Sediment Removal Begins at Devil’s Gate Dam

Devil’s Gate Dam
Photo courtesy Los Angeles County Public Works
The process of removing about 1.7 million cubic yards of sediment from behind Devil’s Gate Dam at Hahamongna Watershed Park got underway Tuesday.

Removal of sediment in connection with the controversial Devil’s Gate Dam project began on Tuesday after a delay of about two weeks because of rainy weather and other concerns.
The project is expected to include as many as 425 daily round trips, by approximately 95 diesel trucks, through the intersection at Berkshire Place and Oak Grove Drive and onto the 210 Freeway — all part of a Los Angeles County effort to take away 1.7 million cubic yards of sediment from behind the dam at Hahamongna Watershed Park.
On Tuesday, 62 trucks were used because some did not meet the project’s emission standards, said Steve Burger, assistant deputy director of the county Department of Public Works. Burger and other county officials at the site said that overall the first day was a success, though they were responding to such concerns as dirt spilling off some of the trucks.
LCF 4 Healthy Air, a group of local residents who aim to reduce safety and health hazards to the community affected by the so-called Big Dig project, said there were 275 round trips Tuesday.
Group members including Elizabeth Krider and Kelly Davis could be seen observing the project that afternoon with La Cañada Unified School District Superintendent Wendy Sinnette, La Cañada High School Principal Jim Cartnal, LCHS 7-8 Principal Jarrett Gold, City Councilman Greg Brown and LCF Public Works director Patrick DeChellis, among others.
At Berkshire and Oak Grove, as sheriff’s Deputy Ashween Nand directed traffic and students walked by, Cartnal monitored truck traffic and waved to young drivers. Cartnal said everything was “going mostly to plan” but noted that he witnessed dirt flying out of some trucks.
Dorothy Wong, an Altadena Town Council member, said she was worried about bicyclists trying to travel through the intersection because of the truck traffic, signage and little room to maneuver.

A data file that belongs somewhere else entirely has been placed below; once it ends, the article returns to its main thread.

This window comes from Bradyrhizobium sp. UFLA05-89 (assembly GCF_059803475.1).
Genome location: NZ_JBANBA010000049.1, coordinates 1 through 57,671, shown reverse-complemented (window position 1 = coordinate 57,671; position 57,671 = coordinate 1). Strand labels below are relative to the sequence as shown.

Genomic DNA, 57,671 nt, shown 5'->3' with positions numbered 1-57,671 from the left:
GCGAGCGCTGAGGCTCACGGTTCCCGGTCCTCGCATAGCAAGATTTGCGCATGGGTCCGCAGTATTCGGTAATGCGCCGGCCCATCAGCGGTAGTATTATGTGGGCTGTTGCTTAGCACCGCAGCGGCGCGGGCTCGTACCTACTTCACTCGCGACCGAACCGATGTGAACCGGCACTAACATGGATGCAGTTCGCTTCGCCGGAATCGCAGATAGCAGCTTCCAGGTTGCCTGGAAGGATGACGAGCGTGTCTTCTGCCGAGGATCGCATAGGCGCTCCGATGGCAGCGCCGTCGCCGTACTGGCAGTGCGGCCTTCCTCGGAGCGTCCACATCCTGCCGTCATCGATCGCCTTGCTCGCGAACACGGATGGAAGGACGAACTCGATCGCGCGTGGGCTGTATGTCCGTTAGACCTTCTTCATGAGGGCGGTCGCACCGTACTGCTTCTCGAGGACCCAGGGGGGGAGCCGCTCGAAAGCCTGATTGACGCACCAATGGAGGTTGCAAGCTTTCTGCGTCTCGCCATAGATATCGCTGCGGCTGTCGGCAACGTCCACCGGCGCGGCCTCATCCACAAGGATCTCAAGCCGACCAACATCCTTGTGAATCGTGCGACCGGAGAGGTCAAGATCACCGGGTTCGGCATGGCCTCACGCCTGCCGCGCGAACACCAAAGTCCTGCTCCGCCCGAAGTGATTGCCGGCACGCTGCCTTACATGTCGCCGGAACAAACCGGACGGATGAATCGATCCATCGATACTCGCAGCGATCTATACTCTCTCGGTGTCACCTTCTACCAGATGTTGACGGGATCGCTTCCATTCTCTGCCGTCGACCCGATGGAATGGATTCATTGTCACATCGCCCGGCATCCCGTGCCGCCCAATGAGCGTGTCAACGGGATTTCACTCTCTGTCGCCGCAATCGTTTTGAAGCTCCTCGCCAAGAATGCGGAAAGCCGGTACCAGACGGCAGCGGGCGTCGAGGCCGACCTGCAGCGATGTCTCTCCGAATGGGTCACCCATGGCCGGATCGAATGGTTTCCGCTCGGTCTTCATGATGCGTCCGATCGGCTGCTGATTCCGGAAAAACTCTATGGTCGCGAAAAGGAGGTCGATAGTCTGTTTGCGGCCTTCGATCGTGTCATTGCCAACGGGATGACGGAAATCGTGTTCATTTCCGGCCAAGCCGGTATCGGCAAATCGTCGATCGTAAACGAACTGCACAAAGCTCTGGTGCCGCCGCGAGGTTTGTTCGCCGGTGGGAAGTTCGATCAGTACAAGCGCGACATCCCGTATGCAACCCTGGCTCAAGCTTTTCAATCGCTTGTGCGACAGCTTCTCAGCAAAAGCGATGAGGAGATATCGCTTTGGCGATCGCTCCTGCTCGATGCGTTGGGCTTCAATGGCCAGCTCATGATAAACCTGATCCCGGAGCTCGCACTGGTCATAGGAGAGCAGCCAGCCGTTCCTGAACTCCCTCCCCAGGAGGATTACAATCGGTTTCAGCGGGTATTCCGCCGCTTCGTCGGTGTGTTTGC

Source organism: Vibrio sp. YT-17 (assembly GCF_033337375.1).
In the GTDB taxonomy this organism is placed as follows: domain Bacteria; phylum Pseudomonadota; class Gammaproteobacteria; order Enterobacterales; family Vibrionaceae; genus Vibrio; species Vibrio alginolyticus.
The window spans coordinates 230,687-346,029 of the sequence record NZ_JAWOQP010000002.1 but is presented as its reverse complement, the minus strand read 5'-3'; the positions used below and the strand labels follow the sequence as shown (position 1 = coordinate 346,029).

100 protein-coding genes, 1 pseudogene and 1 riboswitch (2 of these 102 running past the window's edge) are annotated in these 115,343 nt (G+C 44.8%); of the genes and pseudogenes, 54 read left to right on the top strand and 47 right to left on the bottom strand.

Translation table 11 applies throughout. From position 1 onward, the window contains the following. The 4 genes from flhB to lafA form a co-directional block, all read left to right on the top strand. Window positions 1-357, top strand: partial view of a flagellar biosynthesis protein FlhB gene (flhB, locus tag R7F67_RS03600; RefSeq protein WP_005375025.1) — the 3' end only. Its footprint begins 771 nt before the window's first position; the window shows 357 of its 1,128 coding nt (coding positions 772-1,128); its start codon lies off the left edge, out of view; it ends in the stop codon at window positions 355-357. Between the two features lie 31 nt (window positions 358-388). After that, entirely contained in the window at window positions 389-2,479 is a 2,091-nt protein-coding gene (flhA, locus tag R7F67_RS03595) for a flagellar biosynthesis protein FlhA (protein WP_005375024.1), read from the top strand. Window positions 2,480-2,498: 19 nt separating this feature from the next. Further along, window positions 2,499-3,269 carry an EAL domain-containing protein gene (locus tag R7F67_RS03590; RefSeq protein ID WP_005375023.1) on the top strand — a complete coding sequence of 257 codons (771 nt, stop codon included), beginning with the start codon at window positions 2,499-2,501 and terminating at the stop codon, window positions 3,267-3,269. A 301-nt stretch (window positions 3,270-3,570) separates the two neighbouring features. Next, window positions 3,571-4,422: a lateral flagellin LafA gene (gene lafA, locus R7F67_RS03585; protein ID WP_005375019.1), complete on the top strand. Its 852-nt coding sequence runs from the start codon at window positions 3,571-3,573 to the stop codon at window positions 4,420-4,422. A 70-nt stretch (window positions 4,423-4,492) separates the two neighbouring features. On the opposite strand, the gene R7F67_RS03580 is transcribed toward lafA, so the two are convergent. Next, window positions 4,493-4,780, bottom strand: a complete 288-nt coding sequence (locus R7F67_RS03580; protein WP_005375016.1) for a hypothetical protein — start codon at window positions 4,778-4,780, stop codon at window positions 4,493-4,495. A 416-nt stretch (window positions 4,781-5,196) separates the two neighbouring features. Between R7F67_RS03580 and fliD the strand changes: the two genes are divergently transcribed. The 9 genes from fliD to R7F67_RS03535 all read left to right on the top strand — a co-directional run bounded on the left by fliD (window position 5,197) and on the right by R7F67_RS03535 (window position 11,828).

An LCF 4 Healthy Air statement urged people to be “extra careful” at the intersection and remain observant of bicyclists and pedestrians, and to note that the sheriff’s deputy will be there in the afternoons.

big dig truck
Photo courtesy Los Angeles County Public Works
Haul trucks made what were reported to be hundreds of trips as the removal of sediment from behind Devil’s Gate Dam finally began on Tuesday.

DeChellis said he expected a new traffic light to be installed next month at the intersection to help resolve some of the issues. The light will be a left-turn signal for those going north on Oak Grove and turning onto Berkshire, with a corresponding “no right turn on red” signal for those going south on Oak Grove and turning right on Berkshire, LCF 4 Healthy Air said.
Sediment removal is expected to take place from 7 a.m.-5 p.m. Monday through Friday with hauling ending at 3:30 p.m. Removal is to take place through November this year and from April-November in 2020-22.
The sediment removal is aimed at restoring habitat and increasing flood protection within the Arroyo Seco Watershed. Work to clear out vegetation and trees started in November 2018.
Residents with concerns can visit the project website at dpw.lacounty.gov/swe/devilsgate or call the county Public Works hotline at (626) 458-2507. Those who don’t get answers in a timely manner or answers they don’t understand can contact DeChellis at pdechellis@lcf.ca.gov or (818) 790-8882. For information about LCF 4 Healthy Air, visit LCF4HealthyAir.org.

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